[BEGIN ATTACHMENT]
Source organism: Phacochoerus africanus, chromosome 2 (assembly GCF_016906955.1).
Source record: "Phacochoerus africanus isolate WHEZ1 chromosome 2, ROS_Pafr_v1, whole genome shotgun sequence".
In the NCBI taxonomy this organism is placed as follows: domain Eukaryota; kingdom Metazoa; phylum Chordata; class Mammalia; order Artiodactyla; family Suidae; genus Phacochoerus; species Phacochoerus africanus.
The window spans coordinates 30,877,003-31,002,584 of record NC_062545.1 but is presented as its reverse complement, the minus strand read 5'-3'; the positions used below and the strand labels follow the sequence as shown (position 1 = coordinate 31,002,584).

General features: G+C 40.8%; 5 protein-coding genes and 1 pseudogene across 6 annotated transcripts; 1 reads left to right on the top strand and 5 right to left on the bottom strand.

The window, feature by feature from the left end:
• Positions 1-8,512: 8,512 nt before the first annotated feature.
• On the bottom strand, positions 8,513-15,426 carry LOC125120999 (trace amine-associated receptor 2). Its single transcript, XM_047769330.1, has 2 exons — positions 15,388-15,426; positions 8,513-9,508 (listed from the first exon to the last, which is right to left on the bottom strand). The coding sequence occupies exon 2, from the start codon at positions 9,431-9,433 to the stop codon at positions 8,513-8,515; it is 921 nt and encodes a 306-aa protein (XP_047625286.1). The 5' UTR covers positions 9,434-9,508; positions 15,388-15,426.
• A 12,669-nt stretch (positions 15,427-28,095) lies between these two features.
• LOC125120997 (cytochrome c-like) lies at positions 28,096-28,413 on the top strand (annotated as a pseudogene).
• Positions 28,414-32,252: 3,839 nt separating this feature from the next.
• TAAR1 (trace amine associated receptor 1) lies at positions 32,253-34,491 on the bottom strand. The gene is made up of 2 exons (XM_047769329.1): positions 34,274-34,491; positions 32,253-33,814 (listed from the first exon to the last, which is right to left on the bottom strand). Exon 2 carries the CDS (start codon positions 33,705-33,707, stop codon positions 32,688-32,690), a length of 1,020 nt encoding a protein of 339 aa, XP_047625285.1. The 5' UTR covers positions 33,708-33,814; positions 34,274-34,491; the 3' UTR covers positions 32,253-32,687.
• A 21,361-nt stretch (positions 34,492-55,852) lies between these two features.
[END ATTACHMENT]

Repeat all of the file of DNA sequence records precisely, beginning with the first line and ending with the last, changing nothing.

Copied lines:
Source organism: Phacochoerus africanus, chromosome 2 (assembly GCF_016906955.1).
Source record: "Phacochoerus africanus isolate WHEZ1 chromosome 2, ROS_Pafr_v1, whole genome shotgun sequence".
In the NCBI taxonomy this organism is placed as follows: domain Eukaryota; kingdom Metazoa; phylum Chordata; class Mammalia; order Artiodactyla; family Suidae; genus Phacochoerus; species Phacochoerus africanus.
The window spans coordinates 30,877,003-31,002,584 of record NC_062545.1 but is presented as its reverse complement, the minus strand read 5'-3'; the positions used below and the strand labels follow the sequence as shown (position 1 = coordinate 31,002,584).

General features: G+C 40.8%; 5 protein-coding genes and 1 pseudogene across 6 annotated transcripts; 1 reads left to right on the top strand and 5 right to left on the bottom strand.

The window, feature by feature from the left end:
• Positions 1-8,512: 8,512 nt before the first annotated feature.
• On the bottom strand, positions 8,513-15,426 carry LOC125120999 (trace amine-associated receptor 2). Its single transcript, XM_047769330.1, has 2 exons — positions 15,388-15,426; positions 8,513-9,508 (listed from the first exon to the last, which is right to left on the bottom strand). The coding sequence occupies exon 2, from the start codon at positions 9,431-9,433 to the stop codon at positions 8,513-8,515; it is 921 nt and encodes a 306-aa protein (XP_047625286.1). The 5' UTR covers positions 9,434-9,508; positions 15,388-15,426.
• A 12,669-nt stretch (positions 15,427-28,095) lies between these two features.
• LOC125120997 (cytochrome c-like) lies at positions 28,096-28,413 on the top strand (annotated as a pseudogene).
• Positions 28,414-32,252: 3,839 nt separating this feature from the next.
• TAAR1 (trace amine associated receptor 1) lies at positions 32,253-34,491 on the bottom strand. The gene is made up of 2 exons (XM_047769329.1): positions 34,274-34,491; positions 32,253-33,814 (listed from the first exon to the last, which is right to left on the bottom strand). Exon 2 carries the CDS (start codon positions 33,705-33,707, stop codon positions 32,688-32,690), a length of 1,020 nt encoding a protein of 339 aa, XP_047625285.1. The 5' UTR covers positions 33,708-33,814; positions 34,274-34,491; the 3' UTR covers positions 32,253-32,687.
• A 21,361-nt stretch (positions 34,492-55,852) lies between these two features.